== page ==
When I first seriously started writing, I thought everything would be easy and happen in a predictable pattern. I thought everyone I encountered genuinely believed in me and my talent. However, I have learned the hard way that some people just want to stroke their own egos and make money, and some people have no problem doing that at the expense of a young writer.
  3. It costs money to make money, even as a writer!
    The greatest asset as a writer, other than the obvious necessity of talent, is a professional network. It really helps you get your foot in the door if you know someone. I know no one, so to start making connections and contacts, I began attending conferences, which is really the only way to go. Unfortunately, attending legitimate conferences where you can meet agents and editors and other serious writers costs money. I’ve been to two legitimate conferences, and they cost $3,000 each. That cost does not include travel and lodging and other incidentals, and that can be difficult to manage on an average salary, which leads me right to my next point…
  4. It takes time!
    It takes patience to finish a novel, send it out to agents and publishers, and wait to hear back. But it also takes time to hone the craft, to read and to write. It takes time to travel to conferences. I had to request time off from work for both of the conferences I attended, and I know I am blessed that doing so wasn’t problematic. I’m sure there are some writers, working full-time as something else, who wouldn’t be afforded the same luxury. I realized that writing takes serious time, and needs to be prioritized. I need to start turning down invitations and stay off Candy Crush and social media to get writing done. I have to choose my writing over other obligations, even those that involve my job, because it is my true passion and what I love to do. That’s a daunting commitment, especially when it’s easier to make excuses and not take the risk of pursuing a passion.
  5. Writer’s Block!
    I never thought it would happen to me. I’m bursting with ideas! I’m eager to tell stories! But when I sit down at the computer, sometimes, nothing comes. The cursor just blinks and I just sit there, blinking, and anything I type is deleted because it’s awful. Stress and exhaustion create Writer’s Block, and at times, there is just no avoiding it.
  6. Priorities!
    I won’t repeat myself, as I touched upon this idea in #4, but writing must be a priority. I thought I could have my cake and eat it too, that I could write while having a life. But as I grow older, I realize writing must be a part of my life. I have to do it everyday and pursue agents tenaciously. I can’t put it off and use the excuse that I’m living and experiencing things to enrich my narratives – it can’t be one or the other.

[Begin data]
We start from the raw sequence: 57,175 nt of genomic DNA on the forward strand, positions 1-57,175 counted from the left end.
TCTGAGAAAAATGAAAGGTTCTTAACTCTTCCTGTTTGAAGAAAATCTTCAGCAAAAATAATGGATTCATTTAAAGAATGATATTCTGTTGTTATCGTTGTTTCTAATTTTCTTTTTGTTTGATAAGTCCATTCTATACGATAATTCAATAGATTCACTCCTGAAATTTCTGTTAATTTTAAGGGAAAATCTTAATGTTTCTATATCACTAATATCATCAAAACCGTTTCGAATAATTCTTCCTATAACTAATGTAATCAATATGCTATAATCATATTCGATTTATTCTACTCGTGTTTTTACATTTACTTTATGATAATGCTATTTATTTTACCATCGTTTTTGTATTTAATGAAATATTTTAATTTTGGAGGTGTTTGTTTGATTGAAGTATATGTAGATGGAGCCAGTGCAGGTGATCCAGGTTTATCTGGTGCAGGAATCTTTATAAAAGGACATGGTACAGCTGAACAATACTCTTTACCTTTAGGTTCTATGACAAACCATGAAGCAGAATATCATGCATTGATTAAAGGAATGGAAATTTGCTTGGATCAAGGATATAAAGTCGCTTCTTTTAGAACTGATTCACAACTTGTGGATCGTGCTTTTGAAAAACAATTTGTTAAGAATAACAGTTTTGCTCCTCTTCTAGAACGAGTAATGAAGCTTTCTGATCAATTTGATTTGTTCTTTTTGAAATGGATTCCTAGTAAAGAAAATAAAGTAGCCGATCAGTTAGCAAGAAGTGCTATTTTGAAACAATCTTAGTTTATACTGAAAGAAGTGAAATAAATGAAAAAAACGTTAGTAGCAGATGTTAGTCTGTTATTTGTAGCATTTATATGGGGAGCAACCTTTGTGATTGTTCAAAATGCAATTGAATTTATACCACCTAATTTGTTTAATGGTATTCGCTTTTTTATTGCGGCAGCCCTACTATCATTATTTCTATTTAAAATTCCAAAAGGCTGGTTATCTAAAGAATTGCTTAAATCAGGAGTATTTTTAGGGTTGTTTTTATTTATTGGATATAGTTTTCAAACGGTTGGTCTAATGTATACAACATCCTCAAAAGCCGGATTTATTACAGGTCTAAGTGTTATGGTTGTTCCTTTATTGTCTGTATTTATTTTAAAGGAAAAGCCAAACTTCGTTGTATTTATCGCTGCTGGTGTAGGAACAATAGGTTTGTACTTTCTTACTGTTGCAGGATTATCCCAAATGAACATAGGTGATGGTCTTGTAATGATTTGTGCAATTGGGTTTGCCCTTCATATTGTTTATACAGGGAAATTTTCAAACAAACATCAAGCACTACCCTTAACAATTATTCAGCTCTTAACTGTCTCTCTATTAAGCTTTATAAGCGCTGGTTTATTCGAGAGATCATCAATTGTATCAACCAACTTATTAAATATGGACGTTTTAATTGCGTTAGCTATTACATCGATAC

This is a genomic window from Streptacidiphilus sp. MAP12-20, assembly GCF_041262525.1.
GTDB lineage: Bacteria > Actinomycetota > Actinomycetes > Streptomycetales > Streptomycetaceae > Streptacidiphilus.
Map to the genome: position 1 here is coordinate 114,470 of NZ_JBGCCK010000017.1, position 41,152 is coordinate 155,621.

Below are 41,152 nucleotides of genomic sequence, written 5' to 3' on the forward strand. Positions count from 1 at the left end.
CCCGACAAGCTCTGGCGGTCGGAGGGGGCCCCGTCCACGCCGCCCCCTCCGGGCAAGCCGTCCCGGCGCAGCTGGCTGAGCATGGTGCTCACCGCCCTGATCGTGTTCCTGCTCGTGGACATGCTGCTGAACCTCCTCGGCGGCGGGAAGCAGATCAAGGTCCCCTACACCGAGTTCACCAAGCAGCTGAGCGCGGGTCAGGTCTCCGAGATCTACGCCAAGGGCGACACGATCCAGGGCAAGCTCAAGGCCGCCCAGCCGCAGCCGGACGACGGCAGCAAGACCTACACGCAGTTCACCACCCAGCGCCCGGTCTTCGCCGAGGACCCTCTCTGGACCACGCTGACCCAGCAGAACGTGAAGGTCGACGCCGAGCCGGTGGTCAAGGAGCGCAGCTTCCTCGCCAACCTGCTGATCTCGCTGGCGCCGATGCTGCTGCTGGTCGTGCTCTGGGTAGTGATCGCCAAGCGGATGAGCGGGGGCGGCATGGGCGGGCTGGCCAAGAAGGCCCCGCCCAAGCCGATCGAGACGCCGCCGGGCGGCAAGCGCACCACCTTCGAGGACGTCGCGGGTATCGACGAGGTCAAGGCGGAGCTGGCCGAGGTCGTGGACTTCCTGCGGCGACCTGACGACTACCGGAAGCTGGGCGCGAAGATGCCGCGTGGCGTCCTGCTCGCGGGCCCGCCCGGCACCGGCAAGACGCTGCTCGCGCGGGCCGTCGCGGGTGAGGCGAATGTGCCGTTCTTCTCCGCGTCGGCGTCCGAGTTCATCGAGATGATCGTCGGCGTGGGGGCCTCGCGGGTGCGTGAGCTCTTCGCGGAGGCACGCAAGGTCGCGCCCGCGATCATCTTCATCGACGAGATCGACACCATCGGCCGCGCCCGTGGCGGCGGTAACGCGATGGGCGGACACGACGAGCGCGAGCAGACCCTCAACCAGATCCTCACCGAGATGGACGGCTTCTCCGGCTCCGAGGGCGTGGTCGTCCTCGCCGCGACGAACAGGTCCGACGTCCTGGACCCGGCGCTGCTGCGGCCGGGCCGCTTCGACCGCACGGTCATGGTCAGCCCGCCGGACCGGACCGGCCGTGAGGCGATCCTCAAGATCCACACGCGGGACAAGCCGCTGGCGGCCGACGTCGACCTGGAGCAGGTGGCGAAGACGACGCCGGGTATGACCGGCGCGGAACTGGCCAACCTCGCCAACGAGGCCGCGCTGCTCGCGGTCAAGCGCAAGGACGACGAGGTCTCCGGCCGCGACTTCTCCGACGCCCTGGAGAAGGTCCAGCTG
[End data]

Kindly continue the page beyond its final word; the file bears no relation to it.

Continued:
7. Advice!
    I’m a transcendentalist, so I believe people mean well. When I’m given advice about my writing, whether it be the content or the logistics of getting published, I patiently listen and express my gratitude for the concern and input. But I’ve realized it has to go in one ear and out the other. People are people are people; no two human beings are the same, so no two writers are the same and no two writers are going to have the same exact path to publication. And no two writers are going to have the same art. I’m learning to guard my art, to trust that I know the best way to tell my story, so I’m leery when it comes to advice.
  8. Finding a tribe!
    It’s easier to make writing a space in my life if I talk to and hang out with fellow writers and artists. I recommend finding a writing group, or a book club, or even just one person who will talk shop with you.
  9. Marketing/promoting!
    Writers can often be introverts and have trouble selling themselves and their works. Luckily, I’m an extrovert. I’ll talk to anyone about anything. I’m incredibly friendly. But I don’t know the first thing about promoting a novel. I didn’t do any marketing for my novel because I didn’t know what to do, and I didn’t know who to ask (and this goes back to naivete). A writer friend of mine has a publisher who’s handling all that for him, and I am so excited for him.
  10. Staying relevant (releasing new material)!
    It takes time to be published, so in between releases, how does a writer stay relevant? This blog is one way, but I want to be able to keep my writing in the spotlight. I’m considering publishing a chapbook of poetry I created using magnetic poetry (I post them on my Instagram, here). Self-publishing costs money, though it may save time, so I’m considering all my options.

Was the list helpful? Was there something I missed? Did you hate season three of “True Detective”? Leave a comment and let’s start a conversation!